California breaks ground on bullet train as climate solution

Gary Kazanjian/AP PhotoGov. Jerry Brown speaks to the crowd during the California High Speed Rail Authority ground breaking event today in Fresno. The train would whisk travelers at 200 mph between Los Angeles and San Francisco in less than three hours.

Gary Kazanjian/AP PhotoGov. Jerry Brown speaks to the crowd during the California High Speed Rail Authority ground breaking event today in Fresno. The train would whisk travelers at 200 mph between Los Angeles and San Francisco in less than three hours.

California's high-speed rail project became the first in the nation to break ground on Tuesday, aiming to whisk travelers at 200 mph between Los Angeles and San Francisco in less than three hours.

The $68 billion project faces challenges from Republicans in Congress eager to reduce government spending and Central Valley farmers suing to block the train from crossing their fields. Others doubt the state can deliver the sleek project as promised, and worry it will become an expensive failure.

But Gov. Jerry Brown said high-speed rail is essential to meeting his new challenge: Encouraging the nation's most populous state to increase renewable energy use to 50 percent in the next 15 years.

“It's not that expensive. We can afford it. In fact, we cannot NOT afford it,” Brown said before signing a symbolic section of rail for the network he hopes will reduce travel times and air pollution across the state into the next century.

Gina McCarthy, administrator of the U.S. Environmental Protection Agency, said the electric trains will clean up the environment by taking cars off highways and providing an effective alternative to air travel, which tends pumps far more greenhouse gas into the atmosphere.

“High speed rail is good for our health, it is good for our climate and it is good for our economy,” she said.

The groundbreaking was attended by several hundred people who gathered near old rail lines in an industrial section of downtown Fresno. About a dozen protesters stood at a fence, shouting “show me the money.”

Dan Richard, chairman of the California High-Speed Rail Authority, acknowledges the authority has been slow to buy up most of the land needed for laying track, but said “the voters are going to get exactly what they asked for.”

Californians in 2008 approved a nearly $10 billion bond for the train, and in 2012 the Obama administration dedicated $3.3 billion in stimulus funds. The state Legislature last year dedicated to the project a portion of the greenhouse gas fees collected under the state's cap-and-trade program to reduce greenhouse gases.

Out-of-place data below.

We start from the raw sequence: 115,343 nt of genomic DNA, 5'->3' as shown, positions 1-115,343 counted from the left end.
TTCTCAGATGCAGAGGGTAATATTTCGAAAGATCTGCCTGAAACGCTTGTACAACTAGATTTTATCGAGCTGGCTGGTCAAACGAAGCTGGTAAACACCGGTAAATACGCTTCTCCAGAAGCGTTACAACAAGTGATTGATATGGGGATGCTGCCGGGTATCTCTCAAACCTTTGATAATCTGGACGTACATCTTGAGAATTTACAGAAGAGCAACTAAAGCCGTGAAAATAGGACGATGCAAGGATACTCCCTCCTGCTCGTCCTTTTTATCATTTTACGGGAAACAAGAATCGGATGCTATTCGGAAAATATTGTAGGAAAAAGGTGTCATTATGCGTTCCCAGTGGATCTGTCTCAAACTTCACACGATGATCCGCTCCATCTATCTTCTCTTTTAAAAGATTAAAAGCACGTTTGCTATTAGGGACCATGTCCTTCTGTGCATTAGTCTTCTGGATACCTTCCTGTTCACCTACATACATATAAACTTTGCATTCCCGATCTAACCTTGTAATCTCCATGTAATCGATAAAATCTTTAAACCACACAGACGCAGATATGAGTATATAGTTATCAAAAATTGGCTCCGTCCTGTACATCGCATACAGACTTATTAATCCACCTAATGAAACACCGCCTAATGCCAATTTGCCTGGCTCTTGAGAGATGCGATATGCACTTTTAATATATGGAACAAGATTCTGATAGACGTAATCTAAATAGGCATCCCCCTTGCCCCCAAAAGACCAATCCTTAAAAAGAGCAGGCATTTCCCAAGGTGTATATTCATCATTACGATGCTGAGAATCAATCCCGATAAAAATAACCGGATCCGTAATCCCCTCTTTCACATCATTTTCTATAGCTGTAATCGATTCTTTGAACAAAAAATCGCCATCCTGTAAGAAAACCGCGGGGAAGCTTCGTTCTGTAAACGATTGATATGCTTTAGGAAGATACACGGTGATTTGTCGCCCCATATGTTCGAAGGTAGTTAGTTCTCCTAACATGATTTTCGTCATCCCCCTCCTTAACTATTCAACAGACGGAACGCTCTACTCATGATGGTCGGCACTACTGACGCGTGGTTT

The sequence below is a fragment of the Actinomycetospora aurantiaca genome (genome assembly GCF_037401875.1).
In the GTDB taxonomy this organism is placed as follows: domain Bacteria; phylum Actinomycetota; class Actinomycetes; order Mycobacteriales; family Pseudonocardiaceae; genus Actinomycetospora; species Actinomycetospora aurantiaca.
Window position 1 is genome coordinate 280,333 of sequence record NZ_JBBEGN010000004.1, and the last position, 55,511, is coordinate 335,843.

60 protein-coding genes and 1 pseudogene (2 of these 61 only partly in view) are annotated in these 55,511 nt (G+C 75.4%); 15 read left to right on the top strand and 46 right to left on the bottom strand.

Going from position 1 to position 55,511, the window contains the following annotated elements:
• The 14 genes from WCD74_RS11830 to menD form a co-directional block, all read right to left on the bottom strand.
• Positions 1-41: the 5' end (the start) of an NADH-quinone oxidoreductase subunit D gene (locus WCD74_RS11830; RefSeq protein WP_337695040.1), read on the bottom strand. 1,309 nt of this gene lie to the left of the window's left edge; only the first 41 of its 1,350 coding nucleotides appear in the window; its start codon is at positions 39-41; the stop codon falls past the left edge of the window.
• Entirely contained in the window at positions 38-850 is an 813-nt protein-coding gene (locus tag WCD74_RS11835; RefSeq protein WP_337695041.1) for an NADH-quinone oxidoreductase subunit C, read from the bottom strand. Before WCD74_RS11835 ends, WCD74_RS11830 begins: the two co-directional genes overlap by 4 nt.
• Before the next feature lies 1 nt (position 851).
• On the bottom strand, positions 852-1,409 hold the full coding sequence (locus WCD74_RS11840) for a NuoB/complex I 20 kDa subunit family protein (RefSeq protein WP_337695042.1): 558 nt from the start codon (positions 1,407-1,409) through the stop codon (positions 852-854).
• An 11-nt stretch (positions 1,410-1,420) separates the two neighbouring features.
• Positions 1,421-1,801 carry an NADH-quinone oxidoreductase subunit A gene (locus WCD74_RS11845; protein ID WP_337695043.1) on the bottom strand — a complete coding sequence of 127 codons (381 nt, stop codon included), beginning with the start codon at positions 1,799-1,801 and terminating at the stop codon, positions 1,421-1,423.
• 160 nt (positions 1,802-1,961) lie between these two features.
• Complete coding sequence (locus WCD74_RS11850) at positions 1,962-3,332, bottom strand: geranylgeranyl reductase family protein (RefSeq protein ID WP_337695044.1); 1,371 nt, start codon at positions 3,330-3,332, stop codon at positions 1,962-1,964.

Bullet train systems in other countries are generate revenue, and California officials are banking on this one to entice private investment as well as make money from development around the stations.

To make way for tracks, some demolition started last year in Fresno. Work this year will intensify on a 28-mile stretch north to Madera and a 114-mile stretch south to Bakersfield. By 2029, planners hope to complete the first 520 miles linking the new Transbay Terminal in downtown San Francisco to Union Station in downtown Los Angeles.

Critics include Rep. Jeff Denham, a Central Valley Republican who vows to block federal money for the trains because he doesn't believe they will be as fast or carry as many riders as promised. “It's hard to celebrate breaking ground on what is likely to become abandoned pieces of track that never connect to a usable segment,” Denham said.

But project managers say design and planning already has created 632 jobs and that eventually 20,000 will work on the system.

“Are we capable of making similar serious investments for future generations? The answer is not only yes we can, but yes we will,” said U.S. Rep. Jim Costa, a Central Valley Democrat.

Fresno's Republican Mayor Ashley Swearengin is a backer, because it will create jobs in the short term and eventually connect the Central Valley to the rest of the state's economy. “We're stuck right in the middle, and it's difficult to get in and out,” she said. “It fills a deficit for central California.”

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